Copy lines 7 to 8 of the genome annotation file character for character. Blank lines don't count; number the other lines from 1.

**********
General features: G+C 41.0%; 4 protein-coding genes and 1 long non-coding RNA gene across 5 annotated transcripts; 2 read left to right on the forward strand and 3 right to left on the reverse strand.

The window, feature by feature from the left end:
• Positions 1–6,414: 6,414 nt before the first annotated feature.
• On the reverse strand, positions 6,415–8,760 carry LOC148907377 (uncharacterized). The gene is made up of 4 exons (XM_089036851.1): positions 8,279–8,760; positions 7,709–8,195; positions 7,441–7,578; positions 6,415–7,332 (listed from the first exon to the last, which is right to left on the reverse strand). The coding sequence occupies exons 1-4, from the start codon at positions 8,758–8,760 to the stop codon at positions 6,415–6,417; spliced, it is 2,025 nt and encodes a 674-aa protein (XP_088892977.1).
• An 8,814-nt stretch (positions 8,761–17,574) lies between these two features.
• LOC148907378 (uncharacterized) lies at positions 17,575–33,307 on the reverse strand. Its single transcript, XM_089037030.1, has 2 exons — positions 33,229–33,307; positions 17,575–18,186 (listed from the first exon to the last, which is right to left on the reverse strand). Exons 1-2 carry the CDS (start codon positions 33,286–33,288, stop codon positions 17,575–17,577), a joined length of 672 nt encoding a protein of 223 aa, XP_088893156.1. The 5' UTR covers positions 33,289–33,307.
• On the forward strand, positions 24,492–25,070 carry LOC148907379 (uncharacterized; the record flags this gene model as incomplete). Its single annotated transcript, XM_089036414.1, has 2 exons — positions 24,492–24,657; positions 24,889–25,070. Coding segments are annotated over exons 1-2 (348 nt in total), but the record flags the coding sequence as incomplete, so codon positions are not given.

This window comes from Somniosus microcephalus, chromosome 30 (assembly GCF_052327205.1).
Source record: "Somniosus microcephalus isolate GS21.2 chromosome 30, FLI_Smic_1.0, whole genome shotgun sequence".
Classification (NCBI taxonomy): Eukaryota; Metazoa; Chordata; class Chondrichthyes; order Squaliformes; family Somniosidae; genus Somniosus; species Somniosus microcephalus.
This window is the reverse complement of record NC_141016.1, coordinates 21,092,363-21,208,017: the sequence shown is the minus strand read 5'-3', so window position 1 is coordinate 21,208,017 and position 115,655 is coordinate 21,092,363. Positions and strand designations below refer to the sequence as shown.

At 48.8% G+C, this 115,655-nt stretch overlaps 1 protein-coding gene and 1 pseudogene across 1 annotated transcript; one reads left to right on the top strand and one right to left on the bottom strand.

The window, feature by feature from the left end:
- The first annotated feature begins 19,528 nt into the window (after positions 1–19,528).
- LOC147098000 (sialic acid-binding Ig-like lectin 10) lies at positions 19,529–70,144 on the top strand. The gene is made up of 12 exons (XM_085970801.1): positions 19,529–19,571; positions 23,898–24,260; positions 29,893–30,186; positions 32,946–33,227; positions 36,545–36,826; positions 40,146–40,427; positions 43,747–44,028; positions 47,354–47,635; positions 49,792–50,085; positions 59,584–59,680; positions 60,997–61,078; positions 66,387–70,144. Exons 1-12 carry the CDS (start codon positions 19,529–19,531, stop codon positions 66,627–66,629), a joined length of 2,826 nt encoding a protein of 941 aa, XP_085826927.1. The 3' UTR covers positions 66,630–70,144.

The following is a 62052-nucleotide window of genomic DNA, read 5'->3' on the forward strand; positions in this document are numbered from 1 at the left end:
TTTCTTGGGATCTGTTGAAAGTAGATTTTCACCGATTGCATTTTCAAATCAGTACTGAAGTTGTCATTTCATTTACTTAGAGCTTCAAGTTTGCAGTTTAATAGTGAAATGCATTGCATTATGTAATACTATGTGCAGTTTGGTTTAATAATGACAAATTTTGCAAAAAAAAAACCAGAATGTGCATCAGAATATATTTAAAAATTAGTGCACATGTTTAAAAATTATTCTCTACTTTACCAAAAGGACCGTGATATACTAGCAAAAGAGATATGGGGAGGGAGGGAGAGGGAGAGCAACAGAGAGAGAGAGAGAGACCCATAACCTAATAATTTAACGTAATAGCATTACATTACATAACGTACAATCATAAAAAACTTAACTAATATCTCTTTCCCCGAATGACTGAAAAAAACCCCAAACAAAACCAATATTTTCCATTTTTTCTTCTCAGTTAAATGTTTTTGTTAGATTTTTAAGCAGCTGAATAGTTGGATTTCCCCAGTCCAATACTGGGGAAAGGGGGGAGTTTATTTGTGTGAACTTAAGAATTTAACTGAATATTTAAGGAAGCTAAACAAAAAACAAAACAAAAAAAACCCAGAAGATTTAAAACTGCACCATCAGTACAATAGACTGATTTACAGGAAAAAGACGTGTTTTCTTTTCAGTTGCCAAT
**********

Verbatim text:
• On the forward strand, positions 24,492–25,070 carry LOC148907379 (uncharacterized; the record flags this gene model as incomplete). Its single annotated transcript, XM_089036414.1, has 2 exons — positions 24,492–24,657; positions 24,889–25,070. Coding segments are annotated over exons 1-2 (348 nt in total), but the record flags the coding sequence as incomplete, so codon positions are not given.

This window comes from Somniosus microcephalus, chromosome 30 (assembly GCF_052327205.1).